DERRY — Town and school officials met with local legislators at Pinkerton Academy last week to talk money and how to help residents when tax bills appear.
This type of meeting has not happened often.
With different factions seemingly going their own ways during budget season and all on different schedules and deadlines, officials are trying to end up on the same page.
“We want to try and work on developing a relationship in the town when we can all work together,” Town Council Chairman Brad Benson said. “Right now, we are running independently to a certain degree.”
Pinkerton Academy trustees and officials firm up their budget numbers in the fall. Derry School Board members are now in the thick of their season with the recent deliberative session held Saturday. The town is the last to begin budget work, with final numbers not approved until May.
Benson said it was good to gather and hear what everyone is working on and what could be done to help Derry’s tax rate.
Right now, the rate is $30.48, one of the state’s highest.
“We are not blaming anyone, but we have a tax problem in Derry,” Benson said, “and we’ll continue to have a tax problem in Derry if we don’t get together and solve it.”
The school district is dealing with less money coming to town from the state for adequacy funding and also has incurred higher retirement and health-care costs.
The proposed budget for next year is $81.9 million after voters Saturday agreed to restore $800,000 to help save jobs.
Pinkerton’s $36.4 million budget for next year shows a 2.99 percent increase over the high school’s current budget.
Students attending the high school from its contracted towns, including Derry, will pay $10,292 per student, an increase of $277.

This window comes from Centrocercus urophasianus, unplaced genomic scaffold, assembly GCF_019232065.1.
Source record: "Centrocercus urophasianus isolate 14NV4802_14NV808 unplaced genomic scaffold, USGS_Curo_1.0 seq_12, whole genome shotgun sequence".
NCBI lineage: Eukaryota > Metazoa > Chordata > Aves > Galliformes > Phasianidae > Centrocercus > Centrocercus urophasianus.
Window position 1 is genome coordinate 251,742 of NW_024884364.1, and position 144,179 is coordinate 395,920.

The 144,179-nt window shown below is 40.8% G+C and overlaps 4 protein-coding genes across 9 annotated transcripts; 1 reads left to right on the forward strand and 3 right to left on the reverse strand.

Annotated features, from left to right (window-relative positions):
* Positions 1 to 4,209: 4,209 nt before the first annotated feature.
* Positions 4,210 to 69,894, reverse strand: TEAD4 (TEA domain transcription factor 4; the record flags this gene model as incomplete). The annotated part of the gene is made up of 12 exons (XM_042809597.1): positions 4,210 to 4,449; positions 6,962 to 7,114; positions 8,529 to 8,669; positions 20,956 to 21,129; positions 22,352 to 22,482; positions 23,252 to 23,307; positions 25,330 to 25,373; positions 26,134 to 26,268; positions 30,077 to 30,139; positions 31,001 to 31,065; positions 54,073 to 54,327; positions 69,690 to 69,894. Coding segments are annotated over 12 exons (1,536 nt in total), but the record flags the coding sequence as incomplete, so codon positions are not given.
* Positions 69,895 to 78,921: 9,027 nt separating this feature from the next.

Having Pinkerton, the Derry district, town and state representatives get on the same budget train in town would serve all parties, officials said.
“We need to consolidate our budgets and see what we’re doing,” Town Councilor Joel Olbricht said. “There are four groups here (tonight). We need to harmonize; we need to see where our challenges are.”
That includes finding ways to stabilize Derry’s tax rate.
School officials said they did everything they could to save money, including cutting positions and making cuts wherever they could.
Pinkerton Headmaster Mary Anderson said the school’s enrollment is dropping and that drives the annual tuition rate per student.
Some said groups in town are already working together to help save money.
School district business administrator Jane Simard works closely with town financial chief Frank Childs when it’s time for the tax rate to be set.
The town and school also bond when it comes to sharing facilities and saving money on heating oil and sand during the winter.
“We have a good working relationship with the town,” Simard said. “We do work well together and we are all very aware of our taxpayers. We try to consolidate services and resources.”
Benson said it always seems to be the rising school costs driving the tax rate, but he wants the town to be an equal partner in solving the problem.
“This is not just a school or a Pinkerton problem,” he said. “This is a town problem and it’s not going to go away.”
Benson wants the dialogue to continue.
“I hope you don’t feel this has been a waste of time,” Benson said. “But it’s very, very important for the taxpayers.”